What is oxycodone? It is an opiate analgesic for the relief of moderate to severe pain. It was developed in 1916 in a German laboratory and has a similar chemical structure to that of codeine. The drug is derived from thebaine, an opiate alkaloid.
OxyContin is the extended-release version of oxycodone and was introduced in the U.S. in 1996. Oxycodone can be administered orally, rectally, intranasally or through intravenous, intramuscular and subcutaneous injections.
OxyContin is available in the U.S. in dosages of 10 mg, 15 mg, 20 mg, 30 mg, 40 mg, 60 mg and 80 mg. Because of its sustained-release formula, it is usually effective for 8-12 hours. Oxycodone is a Schedule II controlled substance. It is used in the treatment of moderate to severe pain and is available in both extended release ad immediate release tablets.
Oxycodone is used for the continuous treatment of pain and for those whose doctors have found them to be opiate tolerant. It may be habit forming and should be taken exactly as directed. Patients should not take more of this medicine than prescribed or take it more frequently than prescribed. For those who have abused the drug, Oxycodone dependence may occur, and a sudden discontinuation of use may result in withdrawal syndrome.
Oxycodone / OxyContin Abuse
Both oxycodone and OxyContin have the potential for abuse and dependence. It’s an absolutely frightening statistic, but true. Every 19 minutes in the U.S. we lose a life to prescription drug overdose. That’s approximately 75 deaths per day, 530 per week and 27,587 per year. This statistic is three times the number it was in 1990, and eclipses the number of deaths caused by heroin and cocaine combined.
In the recent 2013 National Drug Control Strategy by the Office of National Drug Control Policy, data from 2011 showed that 2.3 million Americans used prescription drugs for non-medical purposes for the first time, with 1.9 million of them using painkillers, mostly opioids.
While this is also considered one of the most expensive drug problems to have, the statistics of people illegally abusing prescription painkillers, such as Vicodin, Percocet and Oxycodone, solidify the fact that more education and treatment options are needed to combat this rising problem.
Side effects reported with oxycodone use include:
• Dry mouth
• Loss of appetite
• Cramps and abdominal pain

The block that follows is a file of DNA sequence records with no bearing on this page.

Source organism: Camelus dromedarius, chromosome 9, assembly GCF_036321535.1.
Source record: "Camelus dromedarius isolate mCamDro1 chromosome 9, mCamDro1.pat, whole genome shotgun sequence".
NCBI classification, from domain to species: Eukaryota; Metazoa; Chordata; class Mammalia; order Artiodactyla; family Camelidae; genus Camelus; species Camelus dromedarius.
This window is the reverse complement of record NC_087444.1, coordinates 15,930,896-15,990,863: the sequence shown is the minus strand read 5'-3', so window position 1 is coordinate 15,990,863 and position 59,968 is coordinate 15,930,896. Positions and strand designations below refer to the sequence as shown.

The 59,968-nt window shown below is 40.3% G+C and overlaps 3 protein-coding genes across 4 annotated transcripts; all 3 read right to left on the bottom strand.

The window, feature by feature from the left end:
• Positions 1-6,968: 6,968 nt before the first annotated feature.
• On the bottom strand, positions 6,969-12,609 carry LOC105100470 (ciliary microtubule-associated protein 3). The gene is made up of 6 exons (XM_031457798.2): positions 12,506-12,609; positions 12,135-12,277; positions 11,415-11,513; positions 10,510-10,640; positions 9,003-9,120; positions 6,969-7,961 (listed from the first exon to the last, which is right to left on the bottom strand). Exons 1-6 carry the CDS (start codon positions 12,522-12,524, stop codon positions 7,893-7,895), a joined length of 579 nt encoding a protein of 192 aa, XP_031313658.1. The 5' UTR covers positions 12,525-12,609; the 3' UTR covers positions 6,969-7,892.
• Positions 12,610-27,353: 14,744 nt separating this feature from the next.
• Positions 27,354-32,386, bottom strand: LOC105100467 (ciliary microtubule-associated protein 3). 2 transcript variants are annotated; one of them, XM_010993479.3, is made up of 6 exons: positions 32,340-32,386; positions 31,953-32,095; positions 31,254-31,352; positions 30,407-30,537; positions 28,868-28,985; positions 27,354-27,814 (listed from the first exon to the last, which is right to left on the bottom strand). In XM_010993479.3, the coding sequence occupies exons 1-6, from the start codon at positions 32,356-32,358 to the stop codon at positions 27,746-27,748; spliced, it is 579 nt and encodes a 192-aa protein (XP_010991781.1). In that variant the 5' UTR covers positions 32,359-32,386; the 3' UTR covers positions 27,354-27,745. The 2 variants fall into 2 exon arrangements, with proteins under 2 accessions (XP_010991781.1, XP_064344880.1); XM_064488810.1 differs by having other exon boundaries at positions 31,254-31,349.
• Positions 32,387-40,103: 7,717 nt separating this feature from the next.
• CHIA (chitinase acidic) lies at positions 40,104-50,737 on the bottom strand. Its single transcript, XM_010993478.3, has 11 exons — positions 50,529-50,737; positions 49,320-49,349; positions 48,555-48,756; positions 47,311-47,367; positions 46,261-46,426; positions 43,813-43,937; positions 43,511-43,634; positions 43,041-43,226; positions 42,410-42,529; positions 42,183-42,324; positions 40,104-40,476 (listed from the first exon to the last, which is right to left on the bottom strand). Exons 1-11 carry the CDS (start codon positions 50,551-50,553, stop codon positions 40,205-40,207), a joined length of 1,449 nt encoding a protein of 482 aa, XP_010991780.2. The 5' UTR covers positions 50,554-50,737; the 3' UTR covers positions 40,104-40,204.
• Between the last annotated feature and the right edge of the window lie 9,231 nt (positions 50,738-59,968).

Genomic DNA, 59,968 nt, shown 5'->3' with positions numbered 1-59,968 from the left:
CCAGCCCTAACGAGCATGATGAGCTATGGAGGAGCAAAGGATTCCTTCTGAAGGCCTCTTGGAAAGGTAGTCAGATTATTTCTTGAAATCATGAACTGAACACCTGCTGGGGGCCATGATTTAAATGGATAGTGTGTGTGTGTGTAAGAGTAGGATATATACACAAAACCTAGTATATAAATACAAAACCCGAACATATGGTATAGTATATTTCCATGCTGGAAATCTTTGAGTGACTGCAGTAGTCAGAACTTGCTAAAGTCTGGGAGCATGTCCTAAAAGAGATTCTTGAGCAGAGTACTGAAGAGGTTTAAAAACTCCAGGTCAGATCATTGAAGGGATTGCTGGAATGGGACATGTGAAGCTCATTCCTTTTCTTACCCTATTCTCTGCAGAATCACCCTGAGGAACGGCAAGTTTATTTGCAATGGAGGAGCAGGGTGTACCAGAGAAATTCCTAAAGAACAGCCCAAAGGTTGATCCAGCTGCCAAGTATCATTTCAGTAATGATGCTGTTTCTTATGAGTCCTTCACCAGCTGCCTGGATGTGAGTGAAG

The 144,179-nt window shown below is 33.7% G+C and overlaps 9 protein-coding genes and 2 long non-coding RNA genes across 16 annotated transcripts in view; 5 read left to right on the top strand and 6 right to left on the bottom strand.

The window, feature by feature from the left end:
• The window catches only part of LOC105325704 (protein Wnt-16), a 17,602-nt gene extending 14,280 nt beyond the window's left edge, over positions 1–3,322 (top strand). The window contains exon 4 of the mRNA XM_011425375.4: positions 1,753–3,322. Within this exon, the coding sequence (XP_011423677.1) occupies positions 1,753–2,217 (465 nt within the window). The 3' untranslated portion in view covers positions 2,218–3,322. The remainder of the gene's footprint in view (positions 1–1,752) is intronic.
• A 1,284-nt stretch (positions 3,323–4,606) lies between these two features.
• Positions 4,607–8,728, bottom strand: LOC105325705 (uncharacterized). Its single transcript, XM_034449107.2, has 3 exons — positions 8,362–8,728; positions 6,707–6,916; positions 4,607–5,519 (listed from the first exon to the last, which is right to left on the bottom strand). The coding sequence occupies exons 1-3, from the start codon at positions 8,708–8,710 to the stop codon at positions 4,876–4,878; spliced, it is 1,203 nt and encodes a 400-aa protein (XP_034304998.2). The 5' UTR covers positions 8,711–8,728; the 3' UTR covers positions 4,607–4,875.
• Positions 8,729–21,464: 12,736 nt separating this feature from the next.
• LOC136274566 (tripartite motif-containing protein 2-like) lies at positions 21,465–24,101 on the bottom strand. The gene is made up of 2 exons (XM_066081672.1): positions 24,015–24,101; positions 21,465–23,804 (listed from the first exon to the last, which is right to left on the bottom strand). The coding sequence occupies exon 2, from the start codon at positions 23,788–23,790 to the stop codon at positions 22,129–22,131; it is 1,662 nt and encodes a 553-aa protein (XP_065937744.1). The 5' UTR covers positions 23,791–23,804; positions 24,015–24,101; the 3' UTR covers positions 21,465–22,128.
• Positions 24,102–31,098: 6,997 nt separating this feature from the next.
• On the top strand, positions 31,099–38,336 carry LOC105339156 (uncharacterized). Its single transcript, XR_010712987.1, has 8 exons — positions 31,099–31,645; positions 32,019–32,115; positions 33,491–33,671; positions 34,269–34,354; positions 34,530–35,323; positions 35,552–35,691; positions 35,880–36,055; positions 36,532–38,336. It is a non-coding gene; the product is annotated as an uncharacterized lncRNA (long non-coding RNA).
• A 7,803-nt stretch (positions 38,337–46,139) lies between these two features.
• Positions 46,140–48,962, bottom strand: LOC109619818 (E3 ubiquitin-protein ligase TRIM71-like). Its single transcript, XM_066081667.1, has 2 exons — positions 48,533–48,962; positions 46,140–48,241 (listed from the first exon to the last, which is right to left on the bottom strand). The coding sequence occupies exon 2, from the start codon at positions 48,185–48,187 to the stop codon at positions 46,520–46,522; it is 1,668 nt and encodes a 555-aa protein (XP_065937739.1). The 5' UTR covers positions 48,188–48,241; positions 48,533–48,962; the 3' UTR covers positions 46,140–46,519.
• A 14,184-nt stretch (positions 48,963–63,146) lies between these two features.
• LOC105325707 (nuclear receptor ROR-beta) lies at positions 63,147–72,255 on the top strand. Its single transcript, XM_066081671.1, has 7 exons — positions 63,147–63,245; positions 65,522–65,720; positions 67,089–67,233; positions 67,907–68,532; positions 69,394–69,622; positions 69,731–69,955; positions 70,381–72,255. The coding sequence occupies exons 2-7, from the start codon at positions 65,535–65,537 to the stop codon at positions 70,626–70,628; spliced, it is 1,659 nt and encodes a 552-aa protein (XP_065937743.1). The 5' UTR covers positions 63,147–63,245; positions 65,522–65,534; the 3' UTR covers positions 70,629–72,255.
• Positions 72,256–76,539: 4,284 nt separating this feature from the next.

In rare cases, the drug has been reported to cause impotence and enlargement of the prostate gland. In patients who aren’t tolerant to opiates, or in the case of overdose, effects can be more serious. They include shallow breathing, cold and clammy skin, hypotension, pupil constriction, circulatory collapse, respiratory arrest and death.
Oxycodone / Oxycontin Withdrawal Symptoms and Abuse
People taking oxycodone should reduce their use slowly. Stopping abruptly can cause Oxycodone withdrawal symptoms to set in quickly. The drug is a narcotic pain reliever with similar properties to that of Morphine. The physical and psychological discomfort of withdrawal is one of the main reasons people delay seeking treatment for Oxycodone addiction.
Symptoms of withdrawal are much the same for all narcotic pain medications. They include:
• Muscle and bone pain
• flu-like symptoms
• tremors and restlessness.
Oxycodone detox can be difficult, especially in those who have used drugs for a long time, at high doses. Often it is difficult to stop using opiates without help.
In-patient and out-patient treatment centers offer a variety of therapies for addiction. Depending on the severity and length of abuse, treatment could entail detox, rehabilitation and counseling. Hospital-based Waismann Method medical treatments including rapid detox programs are available to provide supervision and medical services to make detox safe and comfortable. We are proud to offer our patients the best medicine has to offer in treating opiate dependency. The major difference between WAISMANN METHOD® treatment and other medical detoxifications is the safety, comfort, and success of our patients. Every patient has a different medical and dependency history, and we treat them as individuals with specific needs.
We are here to help.
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